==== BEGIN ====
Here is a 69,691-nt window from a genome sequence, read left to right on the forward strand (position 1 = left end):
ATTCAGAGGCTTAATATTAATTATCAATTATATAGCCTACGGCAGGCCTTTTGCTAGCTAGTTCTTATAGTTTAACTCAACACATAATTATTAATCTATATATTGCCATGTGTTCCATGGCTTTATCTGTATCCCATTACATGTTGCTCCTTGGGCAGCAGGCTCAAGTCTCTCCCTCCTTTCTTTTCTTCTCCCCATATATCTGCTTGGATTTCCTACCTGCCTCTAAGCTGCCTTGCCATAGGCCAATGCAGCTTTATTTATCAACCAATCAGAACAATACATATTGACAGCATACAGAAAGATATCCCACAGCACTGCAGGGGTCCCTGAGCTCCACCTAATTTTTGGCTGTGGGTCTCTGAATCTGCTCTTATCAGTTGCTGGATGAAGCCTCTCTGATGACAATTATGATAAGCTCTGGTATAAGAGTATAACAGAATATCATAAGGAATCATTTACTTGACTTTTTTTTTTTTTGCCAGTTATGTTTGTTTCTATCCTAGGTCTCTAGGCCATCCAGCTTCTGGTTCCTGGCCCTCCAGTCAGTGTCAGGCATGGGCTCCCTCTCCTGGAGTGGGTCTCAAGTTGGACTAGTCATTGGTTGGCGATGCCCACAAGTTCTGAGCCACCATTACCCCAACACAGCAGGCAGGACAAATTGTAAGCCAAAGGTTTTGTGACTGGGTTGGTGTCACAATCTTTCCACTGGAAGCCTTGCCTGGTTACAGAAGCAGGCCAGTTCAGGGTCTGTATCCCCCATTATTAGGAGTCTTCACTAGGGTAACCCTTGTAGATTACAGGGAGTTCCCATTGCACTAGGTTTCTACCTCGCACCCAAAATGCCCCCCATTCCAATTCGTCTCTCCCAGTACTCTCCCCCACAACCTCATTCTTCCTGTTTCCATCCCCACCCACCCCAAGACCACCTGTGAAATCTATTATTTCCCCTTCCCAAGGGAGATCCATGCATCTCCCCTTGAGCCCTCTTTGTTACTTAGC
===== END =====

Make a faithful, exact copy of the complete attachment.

Here is a 69,691-nt window from a genome sequence, read left to right on the forward strand (position 1 = left end):
ATTCAGAGGCTTAATATTAATTATCAATTATATAGCCTACGGCAGGCCTTTTGCTAGCTAGTTCTTATAGTTTAACTCAACACATAATTATTAATCTATATATTGCCATGTGTTCCATGGCTTTATCTGTATCCCATTACATGTTGCTCCTTGGGCAGCAGGCTCAAGTCTCTCCCTCCTTTCTTTTCTTCTCCCCATATATCTGCTTGGATTTCCTACCTGCCTCTAAGCTGCCTTGCCATAGGCCAATGCAGCTTTATTTATCAACCAATCAGAACAATACATATTGACAGCATACAGAAAGATATCCCACAGCACTGCAGGGGTCCCTGAGCTCCACCTAATTTTTGGCTGTGGGTCTCTGAATCTGCTCTTATCAGTTGCTGGATGAAGCCTCTCTGATGACAATTATGATAAGCTCTGGTATAAGAGTATAACAGAATATCATAAGGAATCATTTACTTGACTTTTTTTTTTTTTGCCAGTTATGTTTGTTTCTATCCTAGGTCTCTAGGCCATCCAGCTTCTGGTTCCTGGCCCTCCAGTCAGTGTCAGGCATGGGCTCCCTCTCCTGGAGTGGGTCTCAAGTTGGACTAGTCATTGGTTGGCGATGCCCACAAGTTCTGAGCCACCATTACCCCAACACAGCAGGCAGGACAAATTGTAAGCCAAAGGTTTTGTGACTGGGTTGGTGTCACAATCTTTCCACTGGAAGCCTTGCCTGGTTACAGAAGCAGGCCAGTTCAGGGTCTGTATCCCCCATTATTAGGAGTCTTCACTAGGGTAACCCTTGTAGATTACAGGGAGTTCCCATTGCACTAGGTTTCTACCTCGCACCCAAAATGCCCCCCATTCCAATTCGTCTCTCCCAGTACTCTCCCCCACAACCTCATTCTTCCTGTTTCCATCCCCACCCACCCCAAGACCACCTGTGAAATCTATTATTTCCCCTTCCCAAGGGAGATCCATGCATCTCCCCTTGAGCCCTCTTTGTTACTTAGC